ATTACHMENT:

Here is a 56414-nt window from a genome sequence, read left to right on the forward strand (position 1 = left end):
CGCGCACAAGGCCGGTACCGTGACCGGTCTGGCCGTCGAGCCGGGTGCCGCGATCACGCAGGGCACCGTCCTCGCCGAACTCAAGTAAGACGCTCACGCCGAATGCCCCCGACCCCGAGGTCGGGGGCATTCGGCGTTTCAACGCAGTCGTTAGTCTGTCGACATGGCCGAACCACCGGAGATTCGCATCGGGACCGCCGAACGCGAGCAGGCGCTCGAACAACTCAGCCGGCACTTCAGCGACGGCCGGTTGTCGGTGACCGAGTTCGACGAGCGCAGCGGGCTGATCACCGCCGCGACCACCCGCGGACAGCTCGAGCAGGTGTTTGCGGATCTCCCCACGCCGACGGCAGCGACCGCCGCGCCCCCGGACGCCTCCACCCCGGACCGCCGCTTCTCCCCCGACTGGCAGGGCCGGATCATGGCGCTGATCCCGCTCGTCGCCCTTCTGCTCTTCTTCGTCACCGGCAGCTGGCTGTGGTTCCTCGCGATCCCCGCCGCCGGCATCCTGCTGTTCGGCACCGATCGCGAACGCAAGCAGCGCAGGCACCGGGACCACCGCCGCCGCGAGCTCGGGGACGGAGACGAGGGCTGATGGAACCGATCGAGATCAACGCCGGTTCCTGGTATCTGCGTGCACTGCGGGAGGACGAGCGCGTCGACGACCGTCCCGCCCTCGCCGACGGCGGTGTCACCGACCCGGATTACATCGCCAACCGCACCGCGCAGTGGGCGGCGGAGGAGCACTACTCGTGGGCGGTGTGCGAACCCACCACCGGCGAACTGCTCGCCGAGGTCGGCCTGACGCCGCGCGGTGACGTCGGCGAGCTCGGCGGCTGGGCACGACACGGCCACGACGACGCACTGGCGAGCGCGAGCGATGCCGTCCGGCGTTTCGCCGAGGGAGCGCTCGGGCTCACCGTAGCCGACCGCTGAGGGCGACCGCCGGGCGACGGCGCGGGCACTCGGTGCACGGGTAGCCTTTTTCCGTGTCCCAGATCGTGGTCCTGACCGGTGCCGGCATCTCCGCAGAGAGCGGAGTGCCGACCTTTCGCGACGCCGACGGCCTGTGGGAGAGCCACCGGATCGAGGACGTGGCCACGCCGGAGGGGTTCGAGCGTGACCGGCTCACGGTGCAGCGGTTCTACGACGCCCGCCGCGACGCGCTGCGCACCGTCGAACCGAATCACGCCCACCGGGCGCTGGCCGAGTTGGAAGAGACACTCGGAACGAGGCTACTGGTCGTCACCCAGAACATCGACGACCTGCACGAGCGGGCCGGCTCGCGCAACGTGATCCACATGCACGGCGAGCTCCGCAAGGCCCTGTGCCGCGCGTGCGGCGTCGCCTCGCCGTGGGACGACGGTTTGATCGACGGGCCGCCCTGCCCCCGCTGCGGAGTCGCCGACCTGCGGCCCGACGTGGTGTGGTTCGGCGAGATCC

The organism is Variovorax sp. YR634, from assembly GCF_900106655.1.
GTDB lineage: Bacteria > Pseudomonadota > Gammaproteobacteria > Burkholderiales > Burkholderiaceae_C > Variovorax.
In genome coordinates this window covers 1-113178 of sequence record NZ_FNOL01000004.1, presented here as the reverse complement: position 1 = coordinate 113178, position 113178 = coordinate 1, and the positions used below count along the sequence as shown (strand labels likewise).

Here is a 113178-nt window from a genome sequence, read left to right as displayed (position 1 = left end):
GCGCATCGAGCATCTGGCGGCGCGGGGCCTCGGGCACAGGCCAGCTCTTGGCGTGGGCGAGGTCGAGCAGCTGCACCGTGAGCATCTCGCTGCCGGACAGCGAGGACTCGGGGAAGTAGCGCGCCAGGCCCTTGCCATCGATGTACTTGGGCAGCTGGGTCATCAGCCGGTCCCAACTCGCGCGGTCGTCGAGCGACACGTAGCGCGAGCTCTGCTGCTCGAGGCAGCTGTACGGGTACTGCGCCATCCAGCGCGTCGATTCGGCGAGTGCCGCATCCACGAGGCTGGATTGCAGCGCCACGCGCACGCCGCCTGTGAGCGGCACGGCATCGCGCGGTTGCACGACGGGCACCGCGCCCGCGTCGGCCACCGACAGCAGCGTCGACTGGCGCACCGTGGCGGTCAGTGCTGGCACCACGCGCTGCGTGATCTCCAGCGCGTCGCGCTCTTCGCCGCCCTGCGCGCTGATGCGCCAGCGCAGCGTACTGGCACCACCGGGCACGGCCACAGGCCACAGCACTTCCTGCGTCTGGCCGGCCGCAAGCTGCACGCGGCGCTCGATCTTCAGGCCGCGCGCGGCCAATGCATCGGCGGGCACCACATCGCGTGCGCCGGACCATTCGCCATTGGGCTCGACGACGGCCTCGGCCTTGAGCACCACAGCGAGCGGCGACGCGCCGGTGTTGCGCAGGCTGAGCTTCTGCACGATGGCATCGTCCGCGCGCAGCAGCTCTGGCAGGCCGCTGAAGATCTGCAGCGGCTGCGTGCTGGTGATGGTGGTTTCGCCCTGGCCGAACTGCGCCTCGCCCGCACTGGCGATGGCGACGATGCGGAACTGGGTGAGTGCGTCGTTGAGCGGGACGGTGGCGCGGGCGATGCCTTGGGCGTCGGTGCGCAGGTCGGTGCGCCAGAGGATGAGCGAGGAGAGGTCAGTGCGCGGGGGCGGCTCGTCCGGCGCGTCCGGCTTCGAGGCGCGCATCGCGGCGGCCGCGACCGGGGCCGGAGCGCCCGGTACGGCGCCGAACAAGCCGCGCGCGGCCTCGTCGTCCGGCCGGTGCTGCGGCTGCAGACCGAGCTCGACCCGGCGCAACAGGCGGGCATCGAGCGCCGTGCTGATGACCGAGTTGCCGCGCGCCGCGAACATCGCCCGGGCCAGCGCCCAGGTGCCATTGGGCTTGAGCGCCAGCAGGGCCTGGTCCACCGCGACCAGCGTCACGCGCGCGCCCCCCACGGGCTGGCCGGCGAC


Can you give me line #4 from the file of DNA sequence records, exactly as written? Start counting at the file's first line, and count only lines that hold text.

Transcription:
GTDB lineage: Bacteria > Pseudomonadota > Gammaproteobacteria > Burkholderiales > Burkholderiaceae_C > Variovorax.